Wednesday, September 30, 2020
On October 13th, the comment period closes for a proposed rule by the Department of Homeland Security (DHS) that would radically change the collection and use of “biometrics” by U.S. Citizenship and Immigration Services (USCIS). This sweeping proposal would allow DHS to collect extremely personal data like DNA, increase the burden on an already strained USCIS adjudication system, and transform the application process for victims of domestic violence and human trafficking. So far only 262 comments have been submitted in response to this rule, as compared to the over 14,000 comments submitted in response to the proposal to impose fixed end dates on student visas.
Changes to “Biometrics”
DHS proposes to define the term “biometrics” to include a much wider information than the fingerprints, signatures, and photographs typically collected under the current system. If finalized, the rule would allow DHS to start collecting palm prints, iris scans and DNA samples in addition to the current information. When collected, an individual's DNA would then be either tested locally by an automated Rapid DNA machine or mailed to a traditional AABB-accredited laboratory for testing. As the Department explicitly acknowledges, “DHS does not know what the costs of expanding biometrics collection to the DHS in terms of assets and equipment; it is possible that costs could be incurred for the new equipment and information technologies and typologies needed to collect, process, store, and utilize biometrics, including software updates; cameras that are able to collect iris and facial images; devices used to record a voice print; and other equipment.” Nevertheless, DHS fails to recognize the practical challenges this rule would create for an agency already subject to furloughs and aggressive spending reduction measures.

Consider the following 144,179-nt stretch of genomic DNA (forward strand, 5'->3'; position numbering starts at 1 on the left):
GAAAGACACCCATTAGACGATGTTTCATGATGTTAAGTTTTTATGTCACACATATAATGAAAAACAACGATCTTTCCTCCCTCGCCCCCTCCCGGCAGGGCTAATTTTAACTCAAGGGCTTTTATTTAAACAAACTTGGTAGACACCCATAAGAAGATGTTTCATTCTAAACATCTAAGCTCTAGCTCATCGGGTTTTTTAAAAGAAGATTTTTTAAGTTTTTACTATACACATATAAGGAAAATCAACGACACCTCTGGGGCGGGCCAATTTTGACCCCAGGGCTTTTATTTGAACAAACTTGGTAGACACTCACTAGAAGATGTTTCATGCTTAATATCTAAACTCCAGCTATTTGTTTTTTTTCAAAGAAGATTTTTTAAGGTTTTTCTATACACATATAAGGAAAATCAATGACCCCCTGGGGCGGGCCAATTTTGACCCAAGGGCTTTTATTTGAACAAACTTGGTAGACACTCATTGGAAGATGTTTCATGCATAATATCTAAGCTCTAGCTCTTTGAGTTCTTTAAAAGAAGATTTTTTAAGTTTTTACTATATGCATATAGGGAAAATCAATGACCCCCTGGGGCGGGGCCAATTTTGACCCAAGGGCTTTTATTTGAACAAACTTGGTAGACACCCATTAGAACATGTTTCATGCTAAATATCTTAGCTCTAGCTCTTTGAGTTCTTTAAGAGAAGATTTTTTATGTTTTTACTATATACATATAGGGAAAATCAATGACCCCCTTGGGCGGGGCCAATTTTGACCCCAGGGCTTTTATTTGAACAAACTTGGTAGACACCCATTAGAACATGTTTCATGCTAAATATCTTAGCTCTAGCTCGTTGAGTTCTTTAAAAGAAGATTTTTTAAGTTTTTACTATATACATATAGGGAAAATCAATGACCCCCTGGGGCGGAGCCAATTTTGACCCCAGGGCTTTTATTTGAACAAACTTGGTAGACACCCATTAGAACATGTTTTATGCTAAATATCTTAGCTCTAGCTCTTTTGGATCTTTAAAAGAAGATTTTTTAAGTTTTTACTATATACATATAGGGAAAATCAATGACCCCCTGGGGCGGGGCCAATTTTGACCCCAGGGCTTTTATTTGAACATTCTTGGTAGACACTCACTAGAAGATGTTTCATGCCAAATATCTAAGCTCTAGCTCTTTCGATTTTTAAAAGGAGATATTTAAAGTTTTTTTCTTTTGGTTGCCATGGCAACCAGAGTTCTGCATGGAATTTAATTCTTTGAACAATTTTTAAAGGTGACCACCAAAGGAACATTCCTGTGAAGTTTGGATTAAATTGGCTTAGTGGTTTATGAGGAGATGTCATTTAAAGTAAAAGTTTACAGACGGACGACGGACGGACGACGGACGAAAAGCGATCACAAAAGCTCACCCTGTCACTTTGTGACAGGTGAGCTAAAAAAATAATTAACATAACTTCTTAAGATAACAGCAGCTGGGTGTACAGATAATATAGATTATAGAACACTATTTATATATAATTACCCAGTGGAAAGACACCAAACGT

Changes to the frequency of collection
The burden on USCIS would grow even larger when compounded with the proposed increases in the frequency of “biometrics” collection. The rule proposes to “flip the current construct from one where biometrics may be collected based on past practices, regulations, or the form instructions for a particular benefit, to a system under which biometrics are required for any immigration benefit request unless DHS determines that biometrics are unnecessary.” Even more egregious, the proposed rule would allow DHS to require individuals to submit additional biometric information “unless and until they are granted U.S. citizenship.” However, that does not mean U.S. citizens are exempt from the new, expansive biometric submission requirements if they previously filed an application which “is relevant to an application, petition, or benefit request currently pending with USCIS.” The rule also proposes to remove all age limitations or restrictions on the collection of information. If an applicant or beneficiary were to miss a scheduled interview at which biometrics were to be taken, they could face immediate termination of their permanent resident status. Aggressively requiring individuals to submit to invasive information collection throughout their lives can create serious burdens for immigrant communities and deter the filing of immigration benefit applications.
Changes to VAWA and T-Visas
Throughout the proposed rule, DHS claims the authority to institute changes based on the need to eliminate fraud in the immigration benefit system without providing any quantifiable benefits to that effect. Rather than attempting to reduce fraud, the proposed rule seems designed to intimidate applicants from applying and increase the burden if they decide to do so. This invidious motivation can be seen more clearly in the proposed rule's seemingly random attempt to change the framework for assessing the Good Moral Character of VAWA and T-visa applicants. Instead of presumptions and letters from respected law enforcement officers, these petitioners would be subject to DNA collection and associated background checks in a determination of their Good Moral Character. These changes are particularly troubling because the VAWA and T-visa programs are designed for victims of domestic violence and “severe forms of human trafficking,” who may have criminal records that they incurred while trapped in cycles of abuse and exploitation.
Comments can be submitted through the Federal Register portal until October 13th. Please make your voice heard regarding this important issue.
Hunter Knapp is a postdoctoral fellow at the University of Colorado Law School.